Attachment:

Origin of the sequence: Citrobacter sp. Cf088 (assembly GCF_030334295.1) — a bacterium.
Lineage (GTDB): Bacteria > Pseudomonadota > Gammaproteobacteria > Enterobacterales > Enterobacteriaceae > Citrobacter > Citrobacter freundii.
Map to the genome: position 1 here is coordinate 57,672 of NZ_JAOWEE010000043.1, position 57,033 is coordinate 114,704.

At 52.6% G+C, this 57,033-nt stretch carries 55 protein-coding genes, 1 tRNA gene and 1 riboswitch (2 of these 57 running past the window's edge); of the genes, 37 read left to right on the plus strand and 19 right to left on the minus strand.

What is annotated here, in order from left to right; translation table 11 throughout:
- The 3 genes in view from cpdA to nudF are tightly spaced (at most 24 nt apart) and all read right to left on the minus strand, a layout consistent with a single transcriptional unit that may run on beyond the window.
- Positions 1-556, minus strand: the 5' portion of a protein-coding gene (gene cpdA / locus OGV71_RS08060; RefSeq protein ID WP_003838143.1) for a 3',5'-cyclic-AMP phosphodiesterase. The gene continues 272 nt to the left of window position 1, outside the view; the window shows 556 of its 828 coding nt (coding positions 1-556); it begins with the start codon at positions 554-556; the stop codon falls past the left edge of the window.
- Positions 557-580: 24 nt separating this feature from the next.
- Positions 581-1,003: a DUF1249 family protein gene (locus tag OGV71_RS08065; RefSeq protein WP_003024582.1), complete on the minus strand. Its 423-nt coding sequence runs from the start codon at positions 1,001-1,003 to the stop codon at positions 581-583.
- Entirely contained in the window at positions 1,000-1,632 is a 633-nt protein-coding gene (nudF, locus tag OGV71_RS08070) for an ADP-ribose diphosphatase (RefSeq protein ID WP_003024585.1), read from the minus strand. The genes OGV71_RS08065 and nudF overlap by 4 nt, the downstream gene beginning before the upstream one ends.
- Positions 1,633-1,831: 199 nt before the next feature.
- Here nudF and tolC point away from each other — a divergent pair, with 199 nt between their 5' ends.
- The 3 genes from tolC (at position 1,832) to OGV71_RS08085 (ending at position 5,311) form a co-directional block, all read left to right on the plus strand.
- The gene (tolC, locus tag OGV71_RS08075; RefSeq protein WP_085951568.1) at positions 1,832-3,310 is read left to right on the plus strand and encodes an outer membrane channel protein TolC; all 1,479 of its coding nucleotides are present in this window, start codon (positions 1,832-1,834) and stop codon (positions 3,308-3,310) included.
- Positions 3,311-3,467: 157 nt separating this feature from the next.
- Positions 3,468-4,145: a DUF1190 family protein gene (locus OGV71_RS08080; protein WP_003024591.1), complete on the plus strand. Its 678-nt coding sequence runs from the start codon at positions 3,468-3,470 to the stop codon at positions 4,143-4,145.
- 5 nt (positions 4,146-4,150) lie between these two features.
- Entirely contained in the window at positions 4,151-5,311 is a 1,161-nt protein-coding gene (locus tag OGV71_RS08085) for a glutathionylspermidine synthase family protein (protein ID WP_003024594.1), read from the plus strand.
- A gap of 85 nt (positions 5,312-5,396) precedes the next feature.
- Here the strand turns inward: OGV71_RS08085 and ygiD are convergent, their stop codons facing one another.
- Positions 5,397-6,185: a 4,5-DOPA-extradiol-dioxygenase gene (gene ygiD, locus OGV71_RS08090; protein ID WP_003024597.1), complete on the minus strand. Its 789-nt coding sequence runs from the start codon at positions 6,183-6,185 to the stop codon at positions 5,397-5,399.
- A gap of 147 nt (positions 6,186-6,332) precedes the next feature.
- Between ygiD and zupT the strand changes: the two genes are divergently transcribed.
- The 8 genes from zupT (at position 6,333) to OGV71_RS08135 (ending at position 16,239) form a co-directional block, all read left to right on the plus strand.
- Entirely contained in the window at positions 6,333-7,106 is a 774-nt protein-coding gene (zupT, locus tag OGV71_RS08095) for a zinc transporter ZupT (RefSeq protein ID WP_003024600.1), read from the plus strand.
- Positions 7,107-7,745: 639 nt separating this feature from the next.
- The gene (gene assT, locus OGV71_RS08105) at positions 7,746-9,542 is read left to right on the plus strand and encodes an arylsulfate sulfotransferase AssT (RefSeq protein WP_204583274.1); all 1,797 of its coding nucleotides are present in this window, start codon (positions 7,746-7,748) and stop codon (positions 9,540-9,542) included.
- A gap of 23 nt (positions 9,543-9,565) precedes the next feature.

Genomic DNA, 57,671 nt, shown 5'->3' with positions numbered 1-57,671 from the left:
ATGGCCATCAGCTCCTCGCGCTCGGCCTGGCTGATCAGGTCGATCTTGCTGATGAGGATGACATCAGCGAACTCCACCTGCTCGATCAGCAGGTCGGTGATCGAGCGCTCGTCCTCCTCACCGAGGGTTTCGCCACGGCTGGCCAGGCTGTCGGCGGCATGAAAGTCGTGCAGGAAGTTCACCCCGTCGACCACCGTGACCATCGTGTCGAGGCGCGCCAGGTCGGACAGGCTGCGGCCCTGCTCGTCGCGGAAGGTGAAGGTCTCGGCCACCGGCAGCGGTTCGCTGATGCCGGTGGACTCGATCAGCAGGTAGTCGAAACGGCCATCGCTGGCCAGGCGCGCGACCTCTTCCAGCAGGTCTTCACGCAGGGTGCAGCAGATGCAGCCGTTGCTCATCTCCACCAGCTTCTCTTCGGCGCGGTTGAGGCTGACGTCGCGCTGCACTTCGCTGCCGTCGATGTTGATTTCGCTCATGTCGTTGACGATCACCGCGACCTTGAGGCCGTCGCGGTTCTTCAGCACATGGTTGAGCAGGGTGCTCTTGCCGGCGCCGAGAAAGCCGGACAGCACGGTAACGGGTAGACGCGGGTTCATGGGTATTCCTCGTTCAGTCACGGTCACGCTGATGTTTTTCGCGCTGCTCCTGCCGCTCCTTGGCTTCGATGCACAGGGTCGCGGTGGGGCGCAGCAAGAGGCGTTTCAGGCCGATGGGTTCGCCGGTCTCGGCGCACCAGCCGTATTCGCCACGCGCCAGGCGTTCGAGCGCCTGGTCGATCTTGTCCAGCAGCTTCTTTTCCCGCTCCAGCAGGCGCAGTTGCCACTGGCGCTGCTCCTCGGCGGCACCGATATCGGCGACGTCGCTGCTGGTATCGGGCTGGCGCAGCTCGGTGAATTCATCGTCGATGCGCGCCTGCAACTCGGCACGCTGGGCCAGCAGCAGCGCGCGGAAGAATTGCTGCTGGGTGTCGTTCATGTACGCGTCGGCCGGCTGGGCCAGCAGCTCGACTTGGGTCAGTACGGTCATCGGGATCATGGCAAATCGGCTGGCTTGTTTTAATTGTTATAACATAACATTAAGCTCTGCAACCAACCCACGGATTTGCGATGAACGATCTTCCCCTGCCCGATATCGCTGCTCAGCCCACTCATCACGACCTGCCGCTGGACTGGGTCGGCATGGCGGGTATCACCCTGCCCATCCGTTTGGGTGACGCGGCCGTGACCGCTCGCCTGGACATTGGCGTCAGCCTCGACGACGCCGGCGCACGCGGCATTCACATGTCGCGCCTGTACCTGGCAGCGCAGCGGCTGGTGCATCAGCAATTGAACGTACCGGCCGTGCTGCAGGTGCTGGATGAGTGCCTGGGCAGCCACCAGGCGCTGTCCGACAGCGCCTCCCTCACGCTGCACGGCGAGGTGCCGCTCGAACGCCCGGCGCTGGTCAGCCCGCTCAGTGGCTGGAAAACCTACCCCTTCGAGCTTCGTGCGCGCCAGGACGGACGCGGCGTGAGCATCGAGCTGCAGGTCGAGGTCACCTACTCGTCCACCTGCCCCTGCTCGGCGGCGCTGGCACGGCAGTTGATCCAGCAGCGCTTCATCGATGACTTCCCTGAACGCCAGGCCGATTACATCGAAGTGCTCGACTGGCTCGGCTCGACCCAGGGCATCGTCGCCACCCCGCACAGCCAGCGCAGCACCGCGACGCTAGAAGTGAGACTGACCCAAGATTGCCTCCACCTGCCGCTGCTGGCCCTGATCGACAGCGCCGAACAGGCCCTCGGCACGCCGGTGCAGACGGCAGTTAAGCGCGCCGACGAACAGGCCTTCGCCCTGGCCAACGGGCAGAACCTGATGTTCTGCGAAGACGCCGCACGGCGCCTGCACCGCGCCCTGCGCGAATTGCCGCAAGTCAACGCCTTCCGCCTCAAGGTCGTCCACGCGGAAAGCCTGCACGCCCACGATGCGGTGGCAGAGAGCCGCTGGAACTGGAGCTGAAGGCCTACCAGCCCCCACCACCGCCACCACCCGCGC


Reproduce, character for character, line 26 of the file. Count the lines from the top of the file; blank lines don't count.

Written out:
- Positions 7,107-7,745: 639 nt separating this feature from the next.